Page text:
Similar to the conventional phase-comparison monopulse, the difference-sum ratio of the 8-element 4D array at the th sideband can be expressed as where denotes the amplitude of the difference signal at th sideband, denotes the amplitude of the sum signal at th sideband, and is the equivalent complex excitation weighting for the th element at the th sideband, calculated by (8). As can be seen, the difference-sum ratio of the 4D array is the same as that of the conventional array, independent of the sideband order , as shown in Figure 5.

392895.fig.005
Figure 5: Difference-sum ratio of the 4D array where isotropic elements are used. For a signal coming from the th sector, is used.

Different from the conventional phase-comparison monopulse, the angle measurement field for the 4D array is divided into several sectors, and each sector is covered by a pair of sum-difference beams. As shown in Figure 5, the angle bearing information can be derived according to the without ambiguity.

3.2. Multiple Sum-Difference Pattern Synthesis

In order to steer the multiple beams to the directions of zero and pole points shown in Figure 5, the DE algorithm is used to optimize the time sequence of each subarray. The cost function of the DE algorithm is set as where the superscript denotes the sideband number; and are the calculated and desired maximum sideband level; and are the calculated and predefined beam direction; BW is the calculated beamwidth and is the predefined beamwidth to ensure the −3 dB beam crossover level; and , , and are the corresponding weighting factors for each term. The optimized time sequence is shown in Figure 6, and resulting power patterns of the two subarrays are shown in Figure 7. Note that, in Figure 7, the power patterns of the two subarrays are the same and their phase patterns differ by a phase difference of .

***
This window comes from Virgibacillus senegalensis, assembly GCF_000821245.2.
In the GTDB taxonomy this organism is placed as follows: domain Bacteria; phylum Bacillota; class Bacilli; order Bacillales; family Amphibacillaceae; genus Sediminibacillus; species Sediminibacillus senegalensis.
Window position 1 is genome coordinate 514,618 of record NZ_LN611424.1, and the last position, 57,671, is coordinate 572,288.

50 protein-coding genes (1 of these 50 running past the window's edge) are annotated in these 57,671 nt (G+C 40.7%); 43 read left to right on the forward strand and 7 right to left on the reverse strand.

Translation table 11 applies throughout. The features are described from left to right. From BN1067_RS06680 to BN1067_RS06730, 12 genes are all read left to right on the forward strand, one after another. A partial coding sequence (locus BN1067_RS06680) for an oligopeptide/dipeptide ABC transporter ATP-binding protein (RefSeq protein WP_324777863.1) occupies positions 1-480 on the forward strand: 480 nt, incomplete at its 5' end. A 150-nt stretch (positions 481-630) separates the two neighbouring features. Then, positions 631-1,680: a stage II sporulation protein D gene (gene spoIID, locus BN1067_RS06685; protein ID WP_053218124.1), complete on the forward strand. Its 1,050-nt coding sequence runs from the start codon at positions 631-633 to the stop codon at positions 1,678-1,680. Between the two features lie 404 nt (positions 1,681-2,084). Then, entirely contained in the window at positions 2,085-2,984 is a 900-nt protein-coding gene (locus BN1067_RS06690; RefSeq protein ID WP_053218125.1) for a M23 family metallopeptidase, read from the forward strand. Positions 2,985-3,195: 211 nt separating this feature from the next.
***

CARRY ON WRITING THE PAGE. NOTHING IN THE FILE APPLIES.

392895.fig.006
Figure 6: The optimized time sequence for the two subarrays.
392895.fig.007
Figure 7: The multiple beams generated by subarray 1 and subarray 2 at different sidebands with different pointing directions.

By summing and subtracting the patterns generated by the two subarrays with each other, multiple sum-difference patterns are obtained, as shown in Figure 8. As expected, seven pairs of sum-difference patterns are formed in the direction of °, −30°, −14°, 0°, 14°, 30°, and 48°, with each sum-difference pattern covering a sector of the overall field-of-view and the overall field-of-view is extended to ±60°.

fig8
Figure 8: The sum-difference patterns formed at different sidebands and different pointing directions by phase-comparing the multibeams of subarray 1 and subarray 2 (only the positive sidebands are shown).
3.3. Method for Direction Finding

Suppose that a signal impinges on the 4D array. The signal will be received by the two subarrays. The spectra of the two received signals can be computed using the fast Fourier transform (FFT) algorithm and their spectra response is then examined. The sideband that has the maximum response provides a rough estimation of signal direction. Then sum and subtract the two received signals with each other and compute the spectra of the sum and difference signals. By comparing the amplitude of the difference signal with that of the sum signal, the difference-sum ratio can be obtained, and thus the direction of the signal can be easily determined. A detailed example for direction finding will be presented in the next part.